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Can local governments make it a crime to sleep outside if no inside space is available?

Summary:
By Clare Pastore The Conversation A small city in Oregon with one homeless shelter is enforcing a local anti-camping law. Enforcing it against people sleeping in public using a blanket or any other rudimentary protection against the weather. Enforcing it even if there was nowhere else to go. By taking up City of Grants Pass v. Johnson, SCOTUS will decide whether it is unconstitutional to punish homeless people for doing in public the things necessary to survive. Things such as sleeping outside, when there is no option to do them in private. Some Background “Oyez“ Grants Pass, Oregon has a population of approximately 38,000. Of the population, somewhere between 50 and 600 persons are unhoused. Whatever the exact number of unhoused

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by Clare Pastore

The Conversation

A small city in Oregon with one homeless shelter is enforcing a local anti-camping law. Enforcing it against people sleeping in public using a blanket or any other rudimentary protection against the weather. Enforcing it even if there was nowhere else to go.

By taking up City of Grants Pass v. Johnson, SCOTUS will decide whether it is unconstitutional to punish homeless people for doing in public the things necessary to survive. Things such as sleeping outside, when there is no option to do them in private.

Some Background “Oyez

Grants Pass, Oregon has a population of approximately 38,000. Of the population, somewhere between 50 and 600 persons are unhoused. Whatever the exact number of unhoused persons, it exceeds the number of available shelter beds. Some of those not taken in, sleep on the streets or in parks. Several provisions of the Grants Pass Municipal Code prohibit them from doing so. This includes an “anti-sleeping” ordinance, two “anti-camping” ordinances, a “park exclusion” ordinance, and a “park exclusion appeals” ordinance.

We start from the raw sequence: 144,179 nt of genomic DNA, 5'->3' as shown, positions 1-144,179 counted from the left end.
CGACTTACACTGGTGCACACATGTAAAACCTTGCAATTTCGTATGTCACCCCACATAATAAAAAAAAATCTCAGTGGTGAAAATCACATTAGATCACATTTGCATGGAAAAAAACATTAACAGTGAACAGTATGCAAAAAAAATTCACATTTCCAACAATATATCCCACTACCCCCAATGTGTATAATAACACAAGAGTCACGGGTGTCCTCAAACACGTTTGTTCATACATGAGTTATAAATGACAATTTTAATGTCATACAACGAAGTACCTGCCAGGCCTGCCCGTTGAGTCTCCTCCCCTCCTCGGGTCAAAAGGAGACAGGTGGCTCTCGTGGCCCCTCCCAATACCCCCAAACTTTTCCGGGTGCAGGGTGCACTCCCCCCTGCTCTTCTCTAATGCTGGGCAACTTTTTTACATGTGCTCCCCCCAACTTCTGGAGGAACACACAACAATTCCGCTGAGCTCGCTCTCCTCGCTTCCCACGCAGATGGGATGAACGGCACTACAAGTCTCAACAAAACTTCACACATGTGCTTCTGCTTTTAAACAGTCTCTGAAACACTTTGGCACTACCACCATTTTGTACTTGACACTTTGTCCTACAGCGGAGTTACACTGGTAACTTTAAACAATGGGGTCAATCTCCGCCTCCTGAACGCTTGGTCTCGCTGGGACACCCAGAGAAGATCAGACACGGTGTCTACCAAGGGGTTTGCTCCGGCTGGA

September 2018, a three-judge panel of the U.S. Court of Appeals for the Ninth Circuit decided Martin v. City of Boise. Finding “the Eighth Amendment prohibits the imposition of criminal penalties for sitting, sleeping, or lying outside on public property for homeless individuals who cannot obtain shelter.” While the Grants Pass Municipal Code provisions impose only civil penalties, they still can mature into criminal penalties.

A district court certified a class of plaintiffs of involuntarily unhoused persons living in Grants Pass. The court concluded; based on the unavailability of shelter beds, the City’s enforcement of its anti-camping and anti-sleeping ordinances violated the Cruel and Unusual Punishment Clause. A panel of the Ninth Circuit affirmed, and the Ninth Circuit denied rehearing en banc.

Some History

The federal government’s annual “Point-in-Time” homeless count found 653,000 people homeless across the U.S. on a single night in 2023. This being a 12% increase from 2022 and the highest number reported since the counts began in 2007. Of the 653,000 counted, nearly 300,000 were living on the street or in parks, rather than indoors in temporary shelters or safe havens.

The survey also shows that all homelessness is not the same. About 22% of homeless people are deemed chronically homeless, meaning they are without shelter for a year or more. Most experience a temporary or episodic lack of shelter. A 2021 study found that 53% of homeless shelter residents and nearly half of unsheltered people were employed.

Can local governments make it a crime to sleep outside if no inside space is available?

Homelessness and Poverty in the U.S. is also not race-neutral. Black Americans represent 13% of the population, comprise 21% of people living in poverty, and 37% of people homelessness.

However, the largest percentage increase in homelessness for any racial group in 2023 was 40% among Asians and Asian-Americans. The largest numerical increase was among people identifying as what the Department of Housing and Urban Development calls “Latin(a)(o)(x),” with nearly 40,000 more homeless in 2023 than in 2022.

Disproportionality this means criminalizing homelessness likewise also has a disparate racial effect. A 2020 study in Austin, Texas, showed Black homeless people were 10 times more likely than white homeless people to be cited by police for camping on public property.

Supreme Court is extremely sympathetic to law enforcement. Even its more conservative members may balk at allowing a city to criminalize inevitable acts by homeless people. Doing so could spark competition among cities to create the most punitive regime in hopes of effectively banishing homeless residents causing them to move to other cities or areas.

The homeless argue broad anti-camping laws inflict overly harsh punishments for “wholly innocent, universally unavoidable behavior.” Punishing people for “simply existing outside without access to shelter” will not reduce this activity.

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